Friday, November 22, 2019

The new ocean explorers

Our oceans are changing at an unprecedented rate.
Discover how Saildrone is taking action by building a global fleet of 1,000 wind-powered, emission-free ocean drones to monitor our oceans in real time and working with the science community to improve our collective understanding on how these changes impact people around the world.

From Popular Mechanics by Stav Dimitropoulos

Meet the wind- and solar-powered ocean drones boldly going where humans rarely venture—including the harsh, unforgiving Antarctic.

On January 19, 2019, an unmanned surface vehicle going by the name SD 1020 left Bluff, New Zealand, heavily tasked.
SD 1020 had to cover 22,000 kilometers (11,879 nautical miles) around the Antarctic (Southern) Ocean, ​where colossal waves occasionally soar to nearly 24 meters, gusting winds exceed 65 knots, and titanium icebergs emerge out of nowhere, as the neophyte ocean envelops Antarctica like the iciest blanket ever—the Earth’s coldest, most remote, and most hostile water mass.
The SD 1020 showed great resolve.

On August 3, 2019, it returned to Bluff safe and became the first vessel ever to have completed an autonomous circumnavigation of the Antarctic.

SD 1020 approaches Point Bluff, New Zealand, in stormy conditions after finishing the First Saildrone Antarctic Circumnavigation, sailing 22,000 kilometers around the Antarctic Ocean in 196 days.

SD 1020 is a member of the wider family of saildrones, wind- and solar-powered ocean drones that are able to sail 100 kilometers per day on average, and which consist of a narrow seven-meter-long hull, a five-meter-tall wing, and a keel with a 2.5-meter draft.
These saildrones can be deployed and recovered from any seaside dock and can fit into a shipping container allowing transit to any launch site.
When they’re deployed from a dock, they can sail to the area of study, and come back once the mission is complete.

“Saildrones are autonomous,” says Richard Jenkins, engineer, founder, and CEO of Saildrone, the company that designs, produces, and manages these USVs.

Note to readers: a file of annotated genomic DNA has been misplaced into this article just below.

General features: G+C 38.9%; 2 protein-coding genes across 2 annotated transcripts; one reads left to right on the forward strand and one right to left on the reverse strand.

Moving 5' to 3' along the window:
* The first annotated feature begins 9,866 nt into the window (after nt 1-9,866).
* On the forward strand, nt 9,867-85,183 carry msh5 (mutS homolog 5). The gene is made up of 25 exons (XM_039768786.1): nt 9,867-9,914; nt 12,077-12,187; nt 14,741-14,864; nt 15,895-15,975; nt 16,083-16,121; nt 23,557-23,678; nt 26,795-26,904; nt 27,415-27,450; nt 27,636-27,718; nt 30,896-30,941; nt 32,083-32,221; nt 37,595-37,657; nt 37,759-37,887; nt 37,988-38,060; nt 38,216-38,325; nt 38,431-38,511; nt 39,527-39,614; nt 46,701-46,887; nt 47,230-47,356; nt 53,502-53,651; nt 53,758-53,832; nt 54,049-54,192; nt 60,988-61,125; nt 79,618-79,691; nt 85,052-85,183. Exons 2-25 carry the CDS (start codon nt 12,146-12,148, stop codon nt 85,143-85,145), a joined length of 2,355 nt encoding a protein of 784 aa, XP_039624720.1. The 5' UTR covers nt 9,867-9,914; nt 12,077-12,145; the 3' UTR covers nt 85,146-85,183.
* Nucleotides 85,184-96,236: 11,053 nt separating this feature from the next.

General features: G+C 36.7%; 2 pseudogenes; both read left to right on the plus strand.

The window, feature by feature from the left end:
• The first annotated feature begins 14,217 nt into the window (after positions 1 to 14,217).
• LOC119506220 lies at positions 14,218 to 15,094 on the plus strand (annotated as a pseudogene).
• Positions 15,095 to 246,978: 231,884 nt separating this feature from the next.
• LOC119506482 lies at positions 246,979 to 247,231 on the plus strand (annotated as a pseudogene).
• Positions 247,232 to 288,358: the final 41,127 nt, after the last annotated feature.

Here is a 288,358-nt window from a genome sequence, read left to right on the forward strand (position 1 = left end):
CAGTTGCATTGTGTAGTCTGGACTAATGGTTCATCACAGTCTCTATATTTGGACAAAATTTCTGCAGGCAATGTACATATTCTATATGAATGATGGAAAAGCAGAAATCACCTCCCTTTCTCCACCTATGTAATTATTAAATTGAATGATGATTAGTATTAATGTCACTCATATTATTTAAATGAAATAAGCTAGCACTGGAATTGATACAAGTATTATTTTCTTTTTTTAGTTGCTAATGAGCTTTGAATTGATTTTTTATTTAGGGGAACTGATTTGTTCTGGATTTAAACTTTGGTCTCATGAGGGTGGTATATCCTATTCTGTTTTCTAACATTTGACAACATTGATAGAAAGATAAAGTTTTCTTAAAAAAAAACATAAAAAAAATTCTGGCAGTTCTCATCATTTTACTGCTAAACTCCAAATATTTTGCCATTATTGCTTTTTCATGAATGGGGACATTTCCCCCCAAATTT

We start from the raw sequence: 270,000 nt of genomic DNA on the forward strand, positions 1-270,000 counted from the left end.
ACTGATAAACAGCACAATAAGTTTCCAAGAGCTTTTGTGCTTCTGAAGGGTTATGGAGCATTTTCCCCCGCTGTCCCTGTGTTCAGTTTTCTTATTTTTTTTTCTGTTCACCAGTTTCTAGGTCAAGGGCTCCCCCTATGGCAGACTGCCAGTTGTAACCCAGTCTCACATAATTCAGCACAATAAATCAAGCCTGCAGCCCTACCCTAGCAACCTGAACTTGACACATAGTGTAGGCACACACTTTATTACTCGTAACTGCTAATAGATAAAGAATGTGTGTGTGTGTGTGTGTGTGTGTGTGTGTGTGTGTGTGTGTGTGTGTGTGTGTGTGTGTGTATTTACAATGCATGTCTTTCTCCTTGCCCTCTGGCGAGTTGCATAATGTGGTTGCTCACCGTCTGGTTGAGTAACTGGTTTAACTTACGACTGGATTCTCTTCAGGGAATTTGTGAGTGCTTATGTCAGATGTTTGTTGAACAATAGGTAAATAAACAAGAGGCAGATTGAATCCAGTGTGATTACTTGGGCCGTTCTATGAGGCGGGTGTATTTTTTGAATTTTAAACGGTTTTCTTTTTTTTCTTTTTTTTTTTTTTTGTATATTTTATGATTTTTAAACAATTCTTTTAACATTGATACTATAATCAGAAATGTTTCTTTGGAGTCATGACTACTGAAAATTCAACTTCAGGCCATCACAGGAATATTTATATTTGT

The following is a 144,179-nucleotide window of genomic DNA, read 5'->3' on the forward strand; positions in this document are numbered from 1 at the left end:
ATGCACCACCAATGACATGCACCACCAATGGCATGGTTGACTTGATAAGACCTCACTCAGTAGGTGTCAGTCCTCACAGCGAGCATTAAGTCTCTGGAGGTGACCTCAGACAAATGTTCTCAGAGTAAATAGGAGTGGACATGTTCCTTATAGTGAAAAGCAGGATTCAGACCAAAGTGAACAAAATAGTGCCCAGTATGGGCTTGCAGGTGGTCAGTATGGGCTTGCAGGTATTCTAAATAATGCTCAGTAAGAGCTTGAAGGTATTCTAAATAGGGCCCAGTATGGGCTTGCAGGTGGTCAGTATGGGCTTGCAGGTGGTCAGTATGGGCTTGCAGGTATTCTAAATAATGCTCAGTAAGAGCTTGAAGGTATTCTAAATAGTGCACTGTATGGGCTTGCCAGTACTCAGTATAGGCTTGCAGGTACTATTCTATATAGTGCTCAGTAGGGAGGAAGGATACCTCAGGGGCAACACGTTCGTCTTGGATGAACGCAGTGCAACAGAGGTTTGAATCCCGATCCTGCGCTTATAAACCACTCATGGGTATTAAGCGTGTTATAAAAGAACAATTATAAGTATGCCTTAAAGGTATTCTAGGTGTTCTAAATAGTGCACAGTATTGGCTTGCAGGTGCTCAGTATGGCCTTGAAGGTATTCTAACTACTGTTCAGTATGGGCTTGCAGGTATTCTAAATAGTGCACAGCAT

A human gives them a route to sail and waypoints, and the vehicles get from one waypoint to the next autonomously by themselves.
And they do so without putting to risk the sea or any marine life that crosses their path.

Generation 4 saildrone deployed from San Francisco on the 2018 White Shark Cafe mission.

The technology enabling this autonomy is wholesome: Each USV carries an automatic identification system, navigation lights, a radar reflector, high visibility wing colors, four onboard cameras, acoustic Doppler current profilers (sonar systems to measure water current velocities), passive acoustic recorders for marine mammal studies, and an array of 20 sensors, different for each saildrone (sensors are recruited in alignment with the tasks the human operator wants to complete).

These machines don’t fly, but that doesn’t make them any less fascinating.
Currently, there are about 30 of these autonomous SailDrones deployed around the world.
These vessels are jam-packed with sensors and analyze parts of the oceans where normally very few people venture.
The SailDrone company aims to have about 1,000 of these sailing drones navigating the world in a few years.

Linked to onboard computers and transmitting their data through satellite communications to the Saildrone mission control center in Alameda, California, these sensors can measure anything, whether it be air, sea, and bulk water temperature, irradiance, barometric pressure, wind speed and direction, wave height and period, salinity and acidity levels, biomass and the list goes on.